36 Hours – Part 17

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There are no grenades to be had and so we pack our belts with as many rounds as we can. Kat hands me some food he’s scrounged and I nibble on a strip of dried meat as we collect these things, sometimes pulling them off the men who in this dugout with us. They do not protest and some do not even look up. The shell shock has gotten to them.

“This should be Shiod’s job,” Kat mutters as we leave the dugout. I do not trust myself to speak in response. That wound is still too fresh, the ghost of my friend still lingering in every dark corner. I grunt and Kat understands. If Kat grieves, I do not see it. He is a year older and perhaps a year wiser and tougher. Perhaps it is even simpler still. He is too long at the front. Continue reading

36 Hours – Part 16

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We lay low in the shell holes for there are no proper trenches any longer. The continuous bombardments reduced their depth in some areas to less than three feet. It is enough to lie down and close one’s eyes and wait for the next shell to claim him.

Kat and I never stay in one place too long. We move from hole to hole, crawling beneath wire and leaping over pools of dirty water and blood. We survive by our swiftness and luck alone. Continue reading

36 Hours – Part 15

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The earth heaves under the barrage and throws up gouts of rock and dirt in every possible direction. We run, hunched over like animals. In places we are reduced to rodents, scurrying on hands and knees as the trench is destroyed above us. I hear nothing but the booms and cracks of artillery fire. I see nothing but flashes of intense daylight when the star shells explode overhead. In those moments the world is reduced to what is before me. The trench is my home and Shiod and Kat my brothers.

A shell lands behind us. I hear its whistle a moment before impact and fall flat, covering my head. I feel the explosion before I hear it, a deep, angry rumble that turns into a terrible vibration. It tears at me, rips the trench apart on all sides. Mud and dirt and human viscera fall upon me. Continue reading

36 Hours – Part 14

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Shiod is alive. I stand, bewildered, overwhelmed and angry at the same time. He is alive and not once did he tell us! He didn’t come and let neither Kat nor I know about it. He let us linger on in a world without him. I went over the top without him, carried out a mission in the dark without him. Would I have done it if I’d known he was alive? For a mad moment, I imagine the lieutenant keeping this information from me so I would volunteer.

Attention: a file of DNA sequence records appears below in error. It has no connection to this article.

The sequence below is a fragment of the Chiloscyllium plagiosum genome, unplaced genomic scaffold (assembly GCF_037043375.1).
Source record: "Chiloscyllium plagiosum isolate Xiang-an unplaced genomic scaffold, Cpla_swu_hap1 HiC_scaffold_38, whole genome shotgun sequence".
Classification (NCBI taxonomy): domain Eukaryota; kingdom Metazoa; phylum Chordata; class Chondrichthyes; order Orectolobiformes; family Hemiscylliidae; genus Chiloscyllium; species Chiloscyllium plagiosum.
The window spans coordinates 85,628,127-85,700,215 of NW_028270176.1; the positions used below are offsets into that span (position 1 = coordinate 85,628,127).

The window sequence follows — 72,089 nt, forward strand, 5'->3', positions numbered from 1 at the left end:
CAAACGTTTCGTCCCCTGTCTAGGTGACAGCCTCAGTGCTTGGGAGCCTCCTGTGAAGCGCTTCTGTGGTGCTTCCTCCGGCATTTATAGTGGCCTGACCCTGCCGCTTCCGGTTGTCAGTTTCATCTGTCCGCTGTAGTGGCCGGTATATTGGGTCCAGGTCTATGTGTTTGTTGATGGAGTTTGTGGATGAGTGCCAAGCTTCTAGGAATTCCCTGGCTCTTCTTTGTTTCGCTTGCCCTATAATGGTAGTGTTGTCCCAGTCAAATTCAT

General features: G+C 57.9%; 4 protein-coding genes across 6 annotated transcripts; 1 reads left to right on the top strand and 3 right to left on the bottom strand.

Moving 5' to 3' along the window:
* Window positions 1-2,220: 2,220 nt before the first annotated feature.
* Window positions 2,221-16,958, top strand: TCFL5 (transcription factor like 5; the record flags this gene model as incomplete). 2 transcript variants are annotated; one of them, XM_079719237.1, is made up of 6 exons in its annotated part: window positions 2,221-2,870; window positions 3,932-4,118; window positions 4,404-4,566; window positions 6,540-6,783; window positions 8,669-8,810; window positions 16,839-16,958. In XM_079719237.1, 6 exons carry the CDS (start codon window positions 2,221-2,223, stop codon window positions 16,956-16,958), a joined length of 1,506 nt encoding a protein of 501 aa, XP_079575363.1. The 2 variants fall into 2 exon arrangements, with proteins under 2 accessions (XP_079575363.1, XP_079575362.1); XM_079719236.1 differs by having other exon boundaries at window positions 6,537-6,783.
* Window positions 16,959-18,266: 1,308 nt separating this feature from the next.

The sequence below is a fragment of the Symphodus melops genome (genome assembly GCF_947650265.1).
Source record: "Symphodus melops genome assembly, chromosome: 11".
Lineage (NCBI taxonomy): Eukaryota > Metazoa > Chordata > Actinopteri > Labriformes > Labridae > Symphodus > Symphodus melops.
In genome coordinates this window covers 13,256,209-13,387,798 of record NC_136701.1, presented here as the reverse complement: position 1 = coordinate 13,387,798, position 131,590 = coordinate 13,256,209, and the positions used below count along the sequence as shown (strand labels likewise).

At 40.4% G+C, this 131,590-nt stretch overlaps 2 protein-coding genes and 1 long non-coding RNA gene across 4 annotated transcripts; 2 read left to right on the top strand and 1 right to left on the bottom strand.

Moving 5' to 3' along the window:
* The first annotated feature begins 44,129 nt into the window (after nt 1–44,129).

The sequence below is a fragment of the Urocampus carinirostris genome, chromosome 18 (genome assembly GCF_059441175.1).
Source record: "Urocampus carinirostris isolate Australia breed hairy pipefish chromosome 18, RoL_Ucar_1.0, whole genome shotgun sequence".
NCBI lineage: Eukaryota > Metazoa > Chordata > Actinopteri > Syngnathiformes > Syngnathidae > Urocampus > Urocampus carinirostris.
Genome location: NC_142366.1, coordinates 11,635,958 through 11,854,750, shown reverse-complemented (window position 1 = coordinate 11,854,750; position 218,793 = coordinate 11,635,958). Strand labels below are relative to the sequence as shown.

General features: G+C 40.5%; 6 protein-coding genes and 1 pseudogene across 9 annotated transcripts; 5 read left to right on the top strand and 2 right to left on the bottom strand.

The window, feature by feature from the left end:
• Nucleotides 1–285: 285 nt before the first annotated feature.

It is sheer madness and like my anger, evaporates beneath the grinning face before me. We say nothing but simply embrace. His strength is lacking, I can feel it in his arms. There is the smell of earth and sickness about him, but he is alive. It is only when Kat takes his turn that I find my voice. Continue reading

36 Hours – Part 13

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The wind blows cold from the east, carrying with it the scent of freshly turned earth and blood. It unsettles my hair but its caress is soft enough to make me close my eyes. I can not reconcile the things I see with reality and I shut them out. Darkness is much easier to understand than this.

I stand here for an eternity. The whole of the world moves on without me. The war ends, life begins again, the Union and Confederacy collapses. These images are more real to me than the present and I surrender to it. Continue reading

36 Hours – Part 12

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A gunnery sergeant arrives and asks for me. I stand and go with him to the firing line where he directs me to my little sniper hole. “Southwest, to the left of the wire,” he says. I look where he indicates and frown. “Mortars,” I say, sighting down my scope.

“Are they trained on our position?”

I flip down a few lenses and adjust the sighting but find no way of knowing for sure. I shrug. “I don’t know sergeant.”

“Pick off any crews that come to man it, I’m alerting the Captain.”

“What’s up?” Kat asks a moment after the sergeant has gone.

“Mortars setting up along the line by the forest,” I say, nodding toward the area we’d been gassed the night before. “He wants me to pick off any crews I find.”

Kat hisses through his teeth and tosses his cigarette into the muck. “Damn them. Half a day to go.” Continue reading

36 Hours – Part 11

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After, when we leave Shiod behind and make our way back toward the line, I resist the urge to think of home. Kat is looking at me and I wonder if he can see the resignation I feel. Still, he says nothing and we walk on through the lines of men on medical pallets, blood pooling and dripping. Some of them are already dead, others still clinging to a half-life of delirium and hope.

Our batteries open up, creating a cacophony so loud it shakes the ground we walk on and the walls that pen us in. Kat and I have to stop in a dugout to keep from falling over.

“What’s going on?” Kat asks a sergeant, the only man in the dugout. He’s older, a lined and bearded face half hidden behind a helmet and mask. He shrugs his shoulders.

“Does it matter?” Continue reading